And here it is! Our first Sedona sunrise! (We didn’t get up for any of the others, LOL)
The early light hits the red stone opposite:
And every morning, there were balloons over Sedona while it was still cool in the mornings.
It is still chilly in the early morning, but Spring has begun. By noon, it will be in the 70’s (F).
This was one of my favorite formations, in Boynton Canyon, near the hiking trails. It reminds me of Petra, and our camel treks into the lands of Lawrence of Arabia.
Lots of hiking trails here:
This totally cracked us up. We know primitive roads. We went over a road in Tunisia that Montgomery used when he flanked Rommel’s forces. THAT was primitive. I was outside the car, guiding AdventureMan over ruts as deep as our Volkswagon Bus. These roads are not paved, but they are passable. Primitive is in the eye of the beholder.
This is the only purple cactus I ever saw. Clearly it is related to the prickly pear, if it is not a prickly pear. I wonder if it is like hydrangeas; that you can change the color of the prickly pear by adding iron or something else to the soil? This was at an entrance to a new housing development that is just beginning; the houses will have pretty spectacular views.
Sedona is beautiful. Everywhere you look, there is something beautiful to see. Of all the beautiful places, Crystal Creek park was my favorite. It had all the elements – red rock formations, a rippling creek, and a hungry heron. It also reaches a powerful vortex, at the base of Cathedral Rock, and we hiked the trail, took photos, enjoyed a lot of positive energy, but I don’t think we were sensitive to the vortex.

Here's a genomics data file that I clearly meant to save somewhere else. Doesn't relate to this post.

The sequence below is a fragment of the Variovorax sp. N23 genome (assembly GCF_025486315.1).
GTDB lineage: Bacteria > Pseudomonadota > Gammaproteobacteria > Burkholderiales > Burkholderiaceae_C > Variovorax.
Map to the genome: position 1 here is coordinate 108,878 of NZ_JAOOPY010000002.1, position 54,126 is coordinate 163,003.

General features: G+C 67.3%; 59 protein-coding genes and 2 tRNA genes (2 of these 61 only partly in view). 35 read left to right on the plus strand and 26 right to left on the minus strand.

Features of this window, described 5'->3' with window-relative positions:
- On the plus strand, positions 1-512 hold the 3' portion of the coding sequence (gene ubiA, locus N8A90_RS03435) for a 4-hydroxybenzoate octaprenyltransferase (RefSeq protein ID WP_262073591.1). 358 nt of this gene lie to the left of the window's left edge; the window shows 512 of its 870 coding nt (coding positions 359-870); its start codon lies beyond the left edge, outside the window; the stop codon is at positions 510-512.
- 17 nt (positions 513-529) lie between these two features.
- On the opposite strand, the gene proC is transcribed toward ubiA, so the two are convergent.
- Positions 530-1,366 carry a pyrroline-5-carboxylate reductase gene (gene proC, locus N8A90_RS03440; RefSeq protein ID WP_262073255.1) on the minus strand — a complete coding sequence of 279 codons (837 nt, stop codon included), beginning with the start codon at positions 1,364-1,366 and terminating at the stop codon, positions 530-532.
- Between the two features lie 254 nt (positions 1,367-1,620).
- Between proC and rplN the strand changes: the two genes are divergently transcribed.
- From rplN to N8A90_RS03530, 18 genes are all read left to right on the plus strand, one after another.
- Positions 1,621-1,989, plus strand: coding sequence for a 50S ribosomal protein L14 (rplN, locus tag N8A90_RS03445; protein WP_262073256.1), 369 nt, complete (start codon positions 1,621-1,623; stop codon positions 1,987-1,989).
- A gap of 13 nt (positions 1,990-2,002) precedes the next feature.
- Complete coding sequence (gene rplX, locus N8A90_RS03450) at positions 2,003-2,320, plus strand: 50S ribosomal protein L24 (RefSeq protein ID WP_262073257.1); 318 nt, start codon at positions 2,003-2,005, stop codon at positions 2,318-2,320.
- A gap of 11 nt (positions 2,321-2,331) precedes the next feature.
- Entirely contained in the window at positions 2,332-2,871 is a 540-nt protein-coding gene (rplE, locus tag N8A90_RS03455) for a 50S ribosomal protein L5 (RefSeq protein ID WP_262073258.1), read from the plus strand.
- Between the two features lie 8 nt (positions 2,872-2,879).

Red Rock State Park is another of those wonderful parks created and maintained with public funding, and manned by happy volunteers. We met several here, this wonderful guide, who gave us a first rate explanation of all the geological formations, and volunteers who ran the gift shop and museum/gallery.
Sedona has stolen our hearts :-)
I do not want to be insensitive, or to offend anyone who understands vortex energy and has experienced it in Sedona, and finds him/herself consequently “on the path.”
In fact, I do not consider myself an insensitive person, so although I am by nature a little skeptical, I was willing to give vortex energy a chance.
I never experienced it.
In fact, every time someone started talking about vortex energy, I had a hard time keeping my face straight.
I DO believe in positive energy, and in energy, and how we interact with one another.
It may be a language misunderstanding; I do believe in holy places, and I have experienced the feeling of knowing I stood on holy ground.